Observing Strategies

Observations with the Low Band Antennas (LBA): 

Single observations that are continuous in time/Hour Angle: 

- Half of the available bandwidth (BW) on the target field (BW<=48 MHz, <=244 subbands) and half on a calibrator (same frequencies as the target, BW<=48 MHz, <=244 subbands). 

- Observations in the band of 10-90 MHz (either 10 MHz or 30 MHz filters) are possible.

- Suggested range of correlator subbands is 114-357.  

- Processing performed with the Pre-processing Pipeline. 

- Suggested averaging factors are 8 channels in frequency and 2 seconds in time. More details are given in the sections below. 

 

Observations with the High Band Antennas (HBA): 

Observations can be specified in 4 different schemes, covering one of the 3 HBA bands: 110-190 MHz (with sampling clock 200 MHz), 170-230 MHz (with sampling clock 160 MHz) or 210-250 MHz (with sampling clock 200 MHz). 

 

i) Continuous in time/Hour Angle observation of the target bracketed by short calibrator runs. Alternatively, one could adopt the LBA strategy (Half of the available bandwidth on the target field and half on a calibrator) when a bright calibrator is present within the analogue beam of the HBA tiles (up to ~10 degrees from the target). 

-Processing performed with the Pre-processing Pipeline.

 

ii) Two scans, one on the calibrator (5-10 min) and a long continuous run on the target. 

- Up to the full available bandwidth (BW < 80 MHz).

- Processing performed with the Pre-processing pipeline. 

- This is the optimal strategy to use if advanced faceted imaging needs to be used in the calibration process.  

 

iii) Interleaved calibrator observations (eg. 5 min) with target field (eg. ~30 min), quasi-continuous in HBA. Note that the amount of data products generated increases proportionally to the number of repeated blocks of scans, so users are advised to consider case ii above as first option.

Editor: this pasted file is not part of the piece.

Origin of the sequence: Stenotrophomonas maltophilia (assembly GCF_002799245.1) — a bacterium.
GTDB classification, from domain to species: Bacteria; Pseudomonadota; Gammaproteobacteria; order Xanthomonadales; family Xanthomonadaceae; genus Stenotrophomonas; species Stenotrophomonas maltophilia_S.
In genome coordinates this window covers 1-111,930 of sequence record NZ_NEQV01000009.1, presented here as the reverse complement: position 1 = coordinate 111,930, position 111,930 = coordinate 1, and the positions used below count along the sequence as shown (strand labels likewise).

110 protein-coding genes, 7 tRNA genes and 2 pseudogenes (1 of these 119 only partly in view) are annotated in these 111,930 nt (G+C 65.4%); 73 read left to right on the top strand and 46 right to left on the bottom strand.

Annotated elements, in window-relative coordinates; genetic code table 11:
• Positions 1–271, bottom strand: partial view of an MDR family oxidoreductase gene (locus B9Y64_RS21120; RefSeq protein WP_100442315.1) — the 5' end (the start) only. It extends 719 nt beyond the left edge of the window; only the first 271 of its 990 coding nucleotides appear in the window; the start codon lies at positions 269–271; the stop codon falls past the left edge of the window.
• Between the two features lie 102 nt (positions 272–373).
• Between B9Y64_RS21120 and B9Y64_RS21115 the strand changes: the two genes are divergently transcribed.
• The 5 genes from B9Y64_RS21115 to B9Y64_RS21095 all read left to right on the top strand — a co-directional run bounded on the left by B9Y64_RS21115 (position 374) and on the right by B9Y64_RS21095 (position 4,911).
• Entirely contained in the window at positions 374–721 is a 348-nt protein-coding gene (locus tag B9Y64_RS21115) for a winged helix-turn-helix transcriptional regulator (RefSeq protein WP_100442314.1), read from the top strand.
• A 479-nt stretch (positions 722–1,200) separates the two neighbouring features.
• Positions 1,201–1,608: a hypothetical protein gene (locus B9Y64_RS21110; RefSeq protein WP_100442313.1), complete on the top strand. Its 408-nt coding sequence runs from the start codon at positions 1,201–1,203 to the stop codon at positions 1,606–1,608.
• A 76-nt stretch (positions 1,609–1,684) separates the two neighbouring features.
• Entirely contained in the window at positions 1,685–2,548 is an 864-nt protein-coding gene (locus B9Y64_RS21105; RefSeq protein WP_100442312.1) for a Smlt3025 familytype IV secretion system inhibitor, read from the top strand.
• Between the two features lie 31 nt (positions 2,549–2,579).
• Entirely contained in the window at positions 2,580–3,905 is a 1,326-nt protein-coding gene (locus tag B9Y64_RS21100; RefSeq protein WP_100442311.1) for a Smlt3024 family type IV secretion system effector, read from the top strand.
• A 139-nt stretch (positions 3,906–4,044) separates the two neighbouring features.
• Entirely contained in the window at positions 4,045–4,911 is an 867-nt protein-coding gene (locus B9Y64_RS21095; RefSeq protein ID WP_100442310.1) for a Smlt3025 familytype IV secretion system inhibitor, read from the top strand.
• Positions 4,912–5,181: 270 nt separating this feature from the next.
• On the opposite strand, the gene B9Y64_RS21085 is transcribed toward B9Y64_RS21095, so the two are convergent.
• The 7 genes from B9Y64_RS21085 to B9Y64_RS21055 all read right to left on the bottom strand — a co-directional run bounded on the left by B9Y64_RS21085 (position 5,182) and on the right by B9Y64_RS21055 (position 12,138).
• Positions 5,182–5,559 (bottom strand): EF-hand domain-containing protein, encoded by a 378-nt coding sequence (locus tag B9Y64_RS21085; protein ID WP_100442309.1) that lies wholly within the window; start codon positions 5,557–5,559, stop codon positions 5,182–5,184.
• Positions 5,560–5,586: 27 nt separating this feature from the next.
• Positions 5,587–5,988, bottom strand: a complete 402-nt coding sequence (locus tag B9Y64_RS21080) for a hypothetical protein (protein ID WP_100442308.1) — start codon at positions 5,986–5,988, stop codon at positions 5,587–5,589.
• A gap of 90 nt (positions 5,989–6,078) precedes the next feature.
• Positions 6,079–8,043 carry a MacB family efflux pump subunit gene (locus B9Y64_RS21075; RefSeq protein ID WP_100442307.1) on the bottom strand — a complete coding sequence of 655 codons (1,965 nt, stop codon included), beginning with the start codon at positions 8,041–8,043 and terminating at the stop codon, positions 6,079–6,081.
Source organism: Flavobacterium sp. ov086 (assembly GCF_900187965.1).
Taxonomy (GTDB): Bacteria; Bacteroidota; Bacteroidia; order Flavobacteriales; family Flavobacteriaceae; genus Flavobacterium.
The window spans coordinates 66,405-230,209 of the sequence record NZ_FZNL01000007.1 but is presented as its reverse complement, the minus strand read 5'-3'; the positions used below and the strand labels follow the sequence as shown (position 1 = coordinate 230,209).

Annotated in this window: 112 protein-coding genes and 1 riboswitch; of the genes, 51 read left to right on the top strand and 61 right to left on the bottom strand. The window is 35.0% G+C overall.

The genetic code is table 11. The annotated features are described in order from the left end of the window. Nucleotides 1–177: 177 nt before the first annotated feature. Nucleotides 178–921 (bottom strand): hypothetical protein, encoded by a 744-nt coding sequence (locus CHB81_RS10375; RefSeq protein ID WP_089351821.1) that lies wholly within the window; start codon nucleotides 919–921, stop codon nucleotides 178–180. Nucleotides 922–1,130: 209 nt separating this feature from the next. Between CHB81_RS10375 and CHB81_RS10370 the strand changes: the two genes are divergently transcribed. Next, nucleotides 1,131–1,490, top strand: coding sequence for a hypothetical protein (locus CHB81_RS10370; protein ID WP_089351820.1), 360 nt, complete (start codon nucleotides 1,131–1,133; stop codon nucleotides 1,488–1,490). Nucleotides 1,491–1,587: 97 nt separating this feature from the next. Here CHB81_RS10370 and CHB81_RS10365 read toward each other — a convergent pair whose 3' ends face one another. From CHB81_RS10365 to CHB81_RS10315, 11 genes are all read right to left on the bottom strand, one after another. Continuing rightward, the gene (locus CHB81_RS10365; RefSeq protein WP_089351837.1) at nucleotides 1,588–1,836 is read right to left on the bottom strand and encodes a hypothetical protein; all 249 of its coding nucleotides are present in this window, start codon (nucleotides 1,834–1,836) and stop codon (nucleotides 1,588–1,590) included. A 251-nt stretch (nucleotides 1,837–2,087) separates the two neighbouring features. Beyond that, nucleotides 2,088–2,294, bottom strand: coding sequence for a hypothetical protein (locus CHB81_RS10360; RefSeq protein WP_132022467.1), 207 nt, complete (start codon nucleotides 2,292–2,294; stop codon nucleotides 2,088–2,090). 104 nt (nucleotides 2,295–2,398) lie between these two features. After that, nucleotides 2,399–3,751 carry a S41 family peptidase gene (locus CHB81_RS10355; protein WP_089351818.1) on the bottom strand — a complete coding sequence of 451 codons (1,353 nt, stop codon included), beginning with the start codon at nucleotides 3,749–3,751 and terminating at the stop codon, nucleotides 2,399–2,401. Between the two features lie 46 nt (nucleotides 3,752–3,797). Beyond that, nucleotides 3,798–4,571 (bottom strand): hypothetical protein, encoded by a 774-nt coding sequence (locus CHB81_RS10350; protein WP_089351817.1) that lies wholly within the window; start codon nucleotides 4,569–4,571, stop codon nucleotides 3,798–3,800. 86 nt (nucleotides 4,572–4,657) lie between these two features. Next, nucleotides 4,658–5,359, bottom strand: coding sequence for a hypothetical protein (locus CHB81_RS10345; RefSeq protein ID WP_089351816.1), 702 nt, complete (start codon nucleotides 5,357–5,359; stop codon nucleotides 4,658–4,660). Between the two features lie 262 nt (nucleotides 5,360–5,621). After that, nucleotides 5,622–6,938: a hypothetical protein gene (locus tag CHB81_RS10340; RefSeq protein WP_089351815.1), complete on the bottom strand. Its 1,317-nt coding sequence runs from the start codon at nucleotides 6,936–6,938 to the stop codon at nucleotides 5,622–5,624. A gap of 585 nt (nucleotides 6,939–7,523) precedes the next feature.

- Up to the full available bandwidth (BW < 80 MHz).

- Observations in one of three HBA bands: 110-190 MHz, 170-230 MHz or 210-250 MHz 

- Processing performed with the Pre-processing pipeline.  

 

iv) If the user has a good initial model of the target field at his/her disposal, observations could be performed using the full bandwidth on the target. 

- Processing performed with the Pre-processing Pipeline. 

 

Suggested ranges of correlator subbands for observations in band 110-190 MHz are: 51-442 (i.e. 110-186 MHz) for continuous bandwidth, or the ranges 77-356 (i.e. 115-169 MHz), 358-396 (i.e. 170-177 MHz), 407-456 (i.e. 179-189 MHz) which exclude the known RFI bands. Suited ranges of correlator subbands for observations in band 170-230 MHz will be advertised soon (commissioning ongoing). 

For radio continuum studies not including the international baselines, suggested averaging factors are 4 channels in frequency and 2 seconds in time. 

More details about the processing are given in the processing and characterization pages.    

 

Calibrators. 

3C196 or 3C295 are strongly recommended as flux calibrators, either by including them on a long run or by observing them for 5 min at the beginning and at the end of the observation. In the HBA, 3C147 and 3C48 may also be used. For calibrating European baselines, the proposer is adviced to use 3C196, 3C147, or 3C48. Note that for accurate gain calibration at LOFAR-NL or European scales, these sources need resolved models. In Table A we summarize the relevant parameters of the flux calibrators.

    A. Flux calibrators 

    Source Kind
    Band
    RA (h m s) DEC (o ‘ ")  I at 150 MHz   spectral index
    3C196 Seyfert 1 Galaxy LBA+HBA 08 13 36.07 +48 13 02.58  83.084  -0.699, -0.110
    3C295 Seyfert 2 Galaxy LBA+HBA 14 11 20.52 +52 12 09.86  97.763  -0.582,-0.298, 0.583,-0.363